Today was about reliving our time in Shay Gap, Western Australia. For Fraser it was 1984 to 1987 and for Di it was 1986 to 1987. Shay Gap was where Fras started his mining career as a Grade Controller and Di did a couple of months relief work in the Medical Centre. Prior to that Di had been working at Port Hedland Hospital, about two hours away.
Di left Port Hedland to return to New Zealand for a holiday when a couple of months relief work came up at the Shay Gap Medical Post. She continued living in Frasers accomodation in the single persons quarters after her work finished for a further two months before she got a job at the mine. She was doing a huge no no by remaining in the town without a job and had to stay under the radar. Today at our reunion we recited the tale to Jan Weir who was one of the town administrators thinking she was aware of this period and it appeared she was not. This created a few Ohhh’s but lots of laughs.
As it was a company town that was owned and run by the company they also set social boundaries. All visitors had to have permission by the Town Administrators to visit and stay and hence Di was totally illegal.
The event today, was held at Frogs house and then progressed onto an Indian restaurant. Frog had organised a rolling slideshow on his TV of pictures over 30 years ago when we were all so young and many of the guys at their buff stage. The old saying of “Youth is wasted on the Young” was never more so true than tonight. We are all into our 50’s and 60’s now with achy knees, hips and sadly some of our crew are no longer with us.
Remember when we would hear our parents saying “do you know what happened to so and so”, well that was all of us. We were lucky as Frog has a great memory for names so he was able to recite many of the forgotten faces to us. It was funny watching some of us go up close to the telly screen peering at the photos trying to discern who was in the picture with all bar a few of us without reading glasses. We were a room full of grey heads yet none of us wanted to admit we were old. Most are now grand parents with children scattered around the country and some around the world.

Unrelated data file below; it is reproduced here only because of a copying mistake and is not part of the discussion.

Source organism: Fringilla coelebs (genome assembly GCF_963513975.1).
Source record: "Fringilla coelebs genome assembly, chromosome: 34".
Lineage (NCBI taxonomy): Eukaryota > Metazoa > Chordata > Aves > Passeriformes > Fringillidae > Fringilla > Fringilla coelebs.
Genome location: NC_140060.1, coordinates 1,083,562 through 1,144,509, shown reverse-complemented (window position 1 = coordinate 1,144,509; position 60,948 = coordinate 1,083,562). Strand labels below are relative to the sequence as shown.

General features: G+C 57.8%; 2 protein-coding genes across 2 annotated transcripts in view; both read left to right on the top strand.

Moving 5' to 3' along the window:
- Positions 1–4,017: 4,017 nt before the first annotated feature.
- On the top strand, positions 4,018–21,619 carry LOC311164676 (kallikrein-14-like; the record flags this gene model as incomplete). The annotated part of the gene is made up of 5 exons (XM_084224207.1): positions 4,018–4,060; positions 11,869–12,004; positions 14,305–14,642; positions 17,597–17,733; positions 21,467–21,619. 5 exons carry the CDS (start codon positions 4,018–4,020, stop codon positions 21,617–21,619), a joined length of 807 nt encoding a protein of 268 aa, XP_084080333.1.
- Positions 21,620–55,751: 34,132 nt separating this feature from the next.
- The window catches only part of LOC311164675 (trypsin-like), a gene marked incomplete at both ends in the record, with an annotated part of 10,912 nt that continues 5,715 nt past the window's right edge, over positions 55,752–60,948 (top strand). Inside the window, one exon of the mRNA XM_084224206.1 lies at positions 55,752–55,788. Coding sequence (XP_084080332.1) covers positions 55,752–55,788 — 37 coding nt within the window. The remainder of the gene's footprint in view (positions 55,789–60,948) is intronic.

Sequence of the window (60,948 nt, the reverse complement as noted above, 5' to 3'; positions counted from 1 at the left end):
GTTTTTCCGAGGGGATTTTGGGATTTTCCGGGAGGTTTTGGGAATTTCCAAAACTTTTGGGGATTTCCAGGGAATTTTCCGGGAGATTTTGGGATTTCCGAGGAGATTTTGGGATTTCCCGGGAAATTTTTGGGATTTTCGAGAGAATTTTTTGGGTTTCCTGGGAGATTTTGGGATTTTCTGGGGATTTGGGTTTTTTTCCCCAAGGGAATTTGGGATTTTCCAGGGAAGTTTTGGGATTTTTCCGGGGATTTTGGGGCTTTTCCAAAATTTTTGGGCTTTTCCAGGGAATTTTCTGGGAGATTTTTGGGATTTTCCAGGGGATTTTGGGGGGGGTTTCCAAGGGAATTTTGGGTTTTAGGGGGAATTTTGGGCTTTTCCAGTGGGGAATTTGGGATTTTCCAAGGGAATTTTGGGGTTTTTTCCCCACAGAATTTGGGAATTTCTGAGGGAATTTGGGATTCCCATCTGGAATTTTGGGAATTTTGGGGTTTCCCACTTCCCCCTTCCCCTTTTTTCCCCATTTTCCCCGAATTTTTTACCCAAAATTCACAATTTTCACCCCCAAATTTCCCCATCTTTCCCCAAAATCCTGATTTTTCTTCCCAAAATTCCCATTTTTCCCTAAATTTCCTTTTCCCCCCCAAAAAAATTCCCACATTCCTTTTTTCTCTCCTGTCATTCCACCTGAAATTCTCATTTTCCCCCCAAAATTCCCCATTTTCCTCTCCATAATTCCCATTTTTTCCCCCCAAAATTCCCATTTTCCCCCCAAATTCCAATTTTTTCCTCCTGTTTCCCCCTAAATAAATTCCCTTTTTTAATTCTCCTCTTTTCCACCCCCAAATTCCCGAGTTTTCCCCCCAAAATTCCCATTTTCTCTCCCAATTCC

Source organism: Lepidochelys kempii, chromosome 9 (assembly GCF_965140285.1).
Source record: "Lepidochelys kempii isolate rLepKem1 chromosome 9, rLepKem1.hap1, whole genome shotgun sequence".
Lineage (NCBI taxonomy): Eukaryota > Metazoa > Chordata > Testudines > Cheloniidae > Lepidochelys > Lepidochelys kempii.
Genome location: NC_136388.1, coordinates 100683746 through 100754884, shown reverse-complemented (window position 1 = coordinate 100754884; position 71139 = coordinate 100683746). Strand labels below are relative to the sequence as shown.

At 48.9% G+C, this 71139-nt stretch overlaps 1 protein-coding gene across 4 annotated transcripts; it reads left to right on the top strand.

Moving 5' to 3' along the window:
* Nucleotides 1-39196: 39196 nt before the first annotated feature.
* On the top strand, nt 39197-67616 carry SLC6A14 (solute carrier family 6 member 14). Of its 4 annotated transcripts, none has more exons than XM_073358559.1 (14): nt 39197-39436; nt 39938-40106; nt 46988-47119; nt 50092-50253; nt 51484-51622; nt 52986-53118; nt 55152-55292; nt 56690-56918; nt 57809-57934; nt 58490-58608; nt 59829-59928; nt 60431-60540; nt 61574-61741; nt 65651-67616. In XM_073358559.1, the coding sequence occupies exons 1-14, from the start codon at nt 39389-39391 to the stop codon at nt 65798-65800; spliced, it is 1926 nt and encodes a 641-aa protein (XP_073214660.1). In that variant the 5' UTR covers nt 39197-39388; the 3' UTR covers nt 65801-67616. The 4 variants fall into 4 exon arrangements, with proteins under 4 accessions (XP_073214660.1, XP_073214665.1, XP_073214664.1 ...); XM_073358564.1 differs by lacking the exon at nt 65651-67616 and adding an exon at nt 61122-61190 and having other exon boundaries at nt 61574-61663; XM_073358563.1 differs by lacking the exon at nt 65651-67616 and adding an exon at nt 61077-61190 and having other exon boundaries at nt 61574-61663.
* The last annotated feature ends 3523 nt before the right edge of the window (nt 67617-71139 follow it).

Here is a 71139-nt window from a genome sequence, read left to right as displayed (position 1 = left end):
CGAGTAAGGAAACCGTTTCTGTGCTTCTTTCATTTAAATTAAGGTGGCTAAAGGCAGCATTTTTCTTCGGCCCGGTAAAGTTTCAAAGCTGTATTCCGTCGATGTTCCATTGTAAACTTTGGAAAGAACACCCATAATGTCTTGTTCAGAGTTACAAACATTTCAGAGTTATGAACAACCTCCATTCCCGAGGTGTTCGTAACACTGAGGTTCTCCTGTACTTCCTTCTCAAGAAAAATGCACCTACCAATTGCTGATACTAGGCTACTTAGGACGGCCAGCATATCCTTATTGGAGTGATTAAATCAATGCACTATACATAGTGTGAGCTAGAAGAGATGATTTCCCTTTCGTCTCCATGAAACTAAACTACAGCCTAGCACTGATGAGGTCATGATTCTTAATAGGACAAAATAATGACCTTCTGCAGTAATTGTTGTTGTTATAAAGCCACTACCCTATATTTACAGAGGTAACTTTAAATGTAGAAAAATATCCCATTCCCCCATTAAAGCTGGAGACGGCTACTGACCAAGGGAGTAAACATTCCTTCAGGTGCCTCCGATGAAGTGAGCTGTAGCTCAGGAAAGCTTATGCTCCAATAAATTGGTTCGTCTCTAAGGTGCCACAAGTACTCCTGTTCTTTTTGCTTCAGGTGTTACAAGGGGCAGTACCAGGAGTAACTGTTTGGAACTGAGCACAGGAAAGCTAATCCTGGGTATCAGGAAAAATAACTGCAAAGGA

It was one of those reunions where we all slipped back into our roles as though no time had gone by. Shay Gap was a unique place and had a positive lasting memory on all of us. Having said that, most of the time we were all working out ways of leaving it. It was a privileged life where you had good wages, reduced housing costs, subsidized living and no TV. There was Mine Television but it was snowy and poor so you ended up making your own fun by doing a lot of sports, drinking, travelling around the desert, drinking..and well, you know the story.
There was an outdoor picture theatre which was most entertaining at times and confusing as the projectionist who had probably imbibed in a one too many beers would play the reels in reverse order.
It was also very typically Australian where everyone had a nickname. Not sure how Frog got his name as he was Peter – I’m sure Peter can send us a message letting us know. Fraser was Mal and Thermie. Mal because there use to be a Prime Minister called Malcolm Fraser and Thermie because when he got sunburnt he looked like Lobster Thermadore. We had the tallest guy at the mine called shorty and the shortest guy called lofty. A guy called Russell who use to stutter was called starter motor as when he announced his name over the two way radio he would say “Rrrrrrrrussell calling” and the list went on. That is oh so politically incorrect now but back then we all had back bones.
The mine started operation in 1970 and the town was gazetted in 1972 and was built based on a design by Perth Architect, Lawrence Howroyd. The houses and other buildings were an unusual moulded style that many of the residents referred to as ‘space age’.
At one time the population hovered around 1000 people. The town closed in February 1994 after the Mine ceased operating in December 1993.
It wasn’t all fun and games but there was a great community spirit that lives on to this day with many reunions held along with a Facebook page.
Following the closure of the town in 1994 it was sold and moved out and the picture above shows how it was rehabilitated back to its original state.